In an effort to reduce costs in DUI cases, some law enforcement agencies — often with federal support — are circumventing the usual procedures of having a nurse or medical technician withdraw blood and simply having the arresting officer do it himself. From a recent news article:
OGDEN (January 30, 2005) – Some Utah Highway Patrol troopers are becoming medically certified to draw blood from motorists they suspect of driving while intoxicated.Without the medical certification, troopers now must either take a suspect to a hospital or call in a certified technician to stick a needle in the suspect’s arm and take a sample. Every time a trooper does that, it costs the Highway Patrol $50 or $60. Perry said that costs about $25,000 per year.
A Federal Highway Safety Administration grant provided the funds to hire the Utah School of Phlebotomy to teach troopers how to draw blood. Beth Anderson, president of the school, said the compressed four-session course certifies the troopers as phlebotomists, legally and medically able to safely take a blood sample. The course teaches troopers how to get used to the idea of sticking someone with a needle, which isn’t always that easy, she said. ‘’The thing is, you’ve got to get over that mental state of going in through some guy’s skin,'’ she said. ‘’Then you hold [the vein] so it doesn’t roll, and you’re in there.'’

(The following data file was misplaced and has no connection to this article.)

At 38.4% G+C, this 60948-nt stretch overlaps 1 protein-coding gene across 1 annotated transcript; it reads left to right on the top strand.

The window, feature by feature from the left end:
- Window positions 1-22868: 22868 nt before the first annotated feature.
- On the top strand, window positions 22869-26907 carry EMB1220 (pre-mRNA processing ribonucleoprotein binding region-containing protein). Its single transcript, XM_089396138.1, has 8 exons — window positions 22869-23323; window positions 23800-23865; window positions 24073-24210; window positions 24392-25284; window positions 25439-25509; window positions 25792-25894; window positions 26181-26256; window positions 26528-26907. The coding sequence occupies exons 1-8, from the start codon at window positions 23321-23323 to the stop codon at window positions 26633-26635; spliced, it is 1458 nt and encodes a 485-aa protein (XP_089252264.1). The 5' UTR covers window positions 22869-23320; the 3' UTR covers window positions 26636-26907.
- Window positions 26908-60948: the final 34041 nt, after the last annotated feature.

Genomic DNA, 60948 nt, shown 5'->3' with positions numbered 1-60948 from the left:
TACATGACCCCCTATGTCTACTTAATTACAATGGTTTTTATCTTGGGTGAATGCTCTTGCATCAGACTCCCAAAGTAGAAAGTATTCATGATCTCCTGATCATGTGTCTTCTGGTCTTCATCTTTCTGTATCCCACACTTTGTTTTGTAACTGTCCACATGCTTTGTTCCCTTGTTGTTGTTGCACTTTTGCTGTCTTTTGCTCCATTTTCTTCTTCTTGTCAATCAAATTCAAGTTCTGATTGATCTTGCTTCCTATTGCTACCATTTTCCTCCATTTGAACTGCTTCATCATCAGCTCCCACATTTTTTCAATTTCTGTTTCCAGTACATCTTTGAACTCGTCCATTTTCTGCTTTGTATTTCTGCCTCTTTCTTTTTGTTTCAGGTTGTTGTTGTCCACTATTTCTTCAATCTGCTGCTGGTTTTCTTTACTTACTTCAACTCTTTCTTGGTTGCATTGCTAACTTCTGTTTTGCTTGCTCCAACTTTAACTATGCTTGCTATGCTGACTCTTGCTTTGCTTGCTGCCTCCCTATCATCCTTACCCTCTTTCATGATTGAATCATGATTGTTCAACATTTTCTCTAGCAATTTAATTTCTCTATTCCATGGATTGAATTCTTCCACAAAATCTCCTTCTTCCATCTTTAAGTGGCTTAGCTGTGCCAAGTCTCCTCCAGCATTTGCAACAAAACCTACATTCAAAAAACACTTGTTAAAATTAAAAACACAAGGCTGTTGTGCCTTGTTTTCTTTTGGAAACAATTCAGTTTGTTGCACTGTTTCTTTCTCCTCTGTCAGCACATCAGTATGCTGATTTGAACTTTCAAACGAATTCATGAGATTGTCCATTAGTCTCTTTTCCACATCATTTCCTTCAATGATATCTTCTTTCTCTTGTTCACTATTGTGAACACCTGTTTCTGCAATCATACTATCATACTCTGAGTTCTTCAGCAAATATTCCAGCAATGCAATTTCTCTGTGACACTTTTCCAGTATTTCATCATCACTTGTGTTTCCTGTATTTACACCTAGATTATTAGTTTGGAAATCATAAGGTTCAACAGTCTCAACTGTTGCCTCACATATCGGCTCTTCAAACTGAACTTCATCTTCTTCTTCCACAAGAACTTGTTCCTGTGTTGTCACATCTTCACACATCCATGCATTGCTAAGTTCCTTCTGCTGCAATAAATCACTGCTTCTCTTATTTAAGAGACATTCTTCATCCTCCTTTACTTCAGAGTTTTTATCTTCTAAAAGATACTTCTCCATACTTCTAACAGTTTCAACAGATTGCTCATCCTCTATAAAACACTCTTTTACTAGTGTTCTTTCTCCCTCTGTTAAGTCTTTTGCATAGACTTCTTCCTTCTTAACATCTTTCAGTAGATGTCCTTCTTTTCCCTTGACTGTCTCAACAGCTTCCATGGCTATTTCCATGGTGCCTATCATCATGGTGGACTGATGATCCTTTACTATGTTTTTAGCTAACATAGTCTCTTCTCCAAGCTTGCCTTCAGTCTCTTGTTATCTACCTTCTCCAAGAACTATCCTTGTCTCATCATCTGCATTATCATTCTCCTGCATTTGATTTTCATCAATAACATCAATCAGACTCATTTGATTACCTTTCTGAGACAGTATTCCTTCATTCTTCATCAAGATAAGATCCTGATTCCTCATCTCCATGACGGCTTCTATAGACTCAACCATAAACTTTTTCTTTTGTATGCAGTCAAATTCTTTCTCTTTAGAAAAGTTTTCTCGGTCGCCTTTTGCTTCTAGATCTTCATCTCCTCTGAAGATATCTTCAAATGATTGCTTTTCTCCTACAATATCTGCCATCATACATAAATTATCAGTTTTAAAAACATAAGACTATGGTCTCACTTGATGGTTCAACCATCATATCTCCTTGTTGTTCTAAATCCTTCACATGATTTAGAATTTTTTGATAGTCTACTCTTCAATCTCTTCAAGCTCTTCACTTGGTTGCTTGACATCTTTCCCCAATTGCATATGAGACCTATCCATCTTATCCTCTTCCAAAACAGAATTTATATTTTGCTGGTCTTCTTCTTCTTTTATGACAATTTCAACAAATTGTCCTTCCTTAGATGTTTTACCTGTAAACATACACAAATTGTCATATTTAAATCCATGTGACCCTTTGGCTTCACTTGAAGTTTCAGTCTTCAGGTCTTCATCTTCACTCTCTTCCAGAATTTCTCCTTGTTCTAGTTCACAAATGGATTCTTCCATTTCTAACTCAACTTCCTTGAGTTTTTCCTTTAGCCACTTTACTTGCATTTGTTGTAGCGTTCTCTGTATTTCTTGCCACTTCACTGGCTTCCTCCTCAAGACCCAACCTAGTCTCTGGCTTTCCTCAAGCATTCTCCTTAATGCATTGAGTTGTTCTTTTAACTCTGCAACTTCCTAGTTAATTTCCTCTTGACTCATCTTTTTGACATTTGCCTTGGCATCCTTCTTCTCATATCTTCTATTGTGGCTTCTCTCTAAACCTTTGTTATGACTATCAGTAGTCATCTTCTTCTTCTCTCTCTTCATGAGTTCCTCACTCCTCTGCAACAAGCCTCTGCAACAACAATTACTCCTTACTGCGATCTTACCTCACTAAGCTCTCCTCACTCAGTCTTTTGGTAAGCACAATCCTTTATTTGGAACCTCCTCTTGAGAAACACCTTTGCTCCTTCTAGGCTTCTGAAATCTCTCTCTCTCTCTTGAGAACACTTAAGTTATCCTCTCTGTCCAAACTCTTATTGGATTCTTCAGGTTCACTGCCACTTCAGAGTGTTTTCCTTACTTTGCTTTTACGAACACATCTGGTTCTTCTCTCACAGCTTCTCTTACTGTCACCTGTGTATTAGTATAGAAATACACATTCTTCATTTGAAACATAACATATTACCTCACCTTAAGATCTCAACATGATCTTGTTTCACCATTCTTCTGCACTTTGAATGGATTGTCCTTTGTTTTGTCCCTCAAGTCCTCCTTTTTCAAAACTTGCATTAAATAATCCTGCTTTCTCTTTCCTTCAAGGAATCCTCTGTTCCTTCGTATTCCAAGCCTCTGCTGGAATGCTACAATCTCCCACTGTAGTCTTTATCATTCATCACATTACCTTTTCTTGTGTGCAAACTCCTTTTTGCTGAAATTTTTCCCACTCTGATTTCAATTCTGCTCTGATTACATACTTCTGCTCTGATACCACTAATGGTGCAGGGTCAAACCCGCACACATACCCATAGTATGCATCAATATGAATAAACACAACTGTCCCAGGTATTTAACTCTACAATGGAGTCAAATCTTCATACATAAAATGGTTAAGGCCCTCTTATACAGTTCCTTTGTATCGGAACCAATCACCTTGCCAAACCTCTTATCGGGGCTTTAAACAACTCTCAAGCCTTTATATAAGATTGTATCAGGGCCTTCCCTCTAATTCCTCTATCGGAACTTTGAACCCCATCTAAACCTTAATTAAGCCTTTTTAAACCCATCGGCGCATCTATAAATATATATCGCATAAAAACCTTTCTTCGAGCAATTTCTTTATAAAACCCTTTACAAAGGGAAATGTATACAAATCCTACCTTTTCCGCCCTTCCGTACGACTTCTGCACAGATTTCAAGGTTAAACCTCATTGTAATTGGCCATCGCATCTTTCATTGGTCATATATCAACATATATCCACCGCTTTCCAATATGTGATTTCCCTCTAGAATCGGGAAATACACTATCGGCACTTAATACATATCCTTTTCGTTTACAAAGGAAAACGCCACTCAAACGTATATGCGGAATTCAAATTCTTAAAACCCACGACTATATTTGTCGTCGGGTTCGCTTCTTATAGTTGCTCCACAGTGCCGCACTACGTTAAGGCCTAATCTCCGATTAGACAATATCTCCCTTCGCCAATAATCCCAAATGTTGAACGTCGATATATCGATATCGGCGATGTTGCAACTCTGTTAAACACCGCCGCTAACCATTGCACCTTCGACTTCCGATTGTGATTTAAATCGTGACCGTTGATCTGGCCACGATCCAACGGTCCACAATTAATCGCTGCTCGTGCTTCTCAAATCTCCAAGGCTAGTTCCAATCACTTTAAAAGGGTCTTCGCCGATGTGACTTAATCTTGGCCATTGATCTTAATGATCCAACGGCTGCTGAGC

Instruction also includes patient care, confidentiality, and what to watch for if the subject is about to collapse at the idea of being stuck with a needle. The troopers actually poke each other with the needles for practice in the classes – eight sticks per trooper at each of the four sessions. By the end, the dozen troopers in an early first class sported arms flecked with bruises and needle marks.
Confidentiality? Patient care? Honestly, now, would you want a police officer to use a hypodermic needle on you? Ignoring the pain, injury and infection aspects for the moment, bear in mind that: the blood must be taken from a vein, not an artery (which has a higher blood-alcohol concentration); the skin must be swabbed with an approved antiseptic (not isopropyl alcohol, which can raise the blood-alcohol concentration); the correct amount must be taken, with no contamination from the officer; it must be placed in a sterile and sealed vial; an approved preservative in the correct amount must be added and mixed in (to prevent fermentation, which increases BAC); an anti-coagulant (to prevent clotting, which increases BAC) must also be added, again in the correct amounts; etc….. But the bottom line is that it costs fifty bucks to do it with a truly qualified person. And, anyway, its "close enough for government work".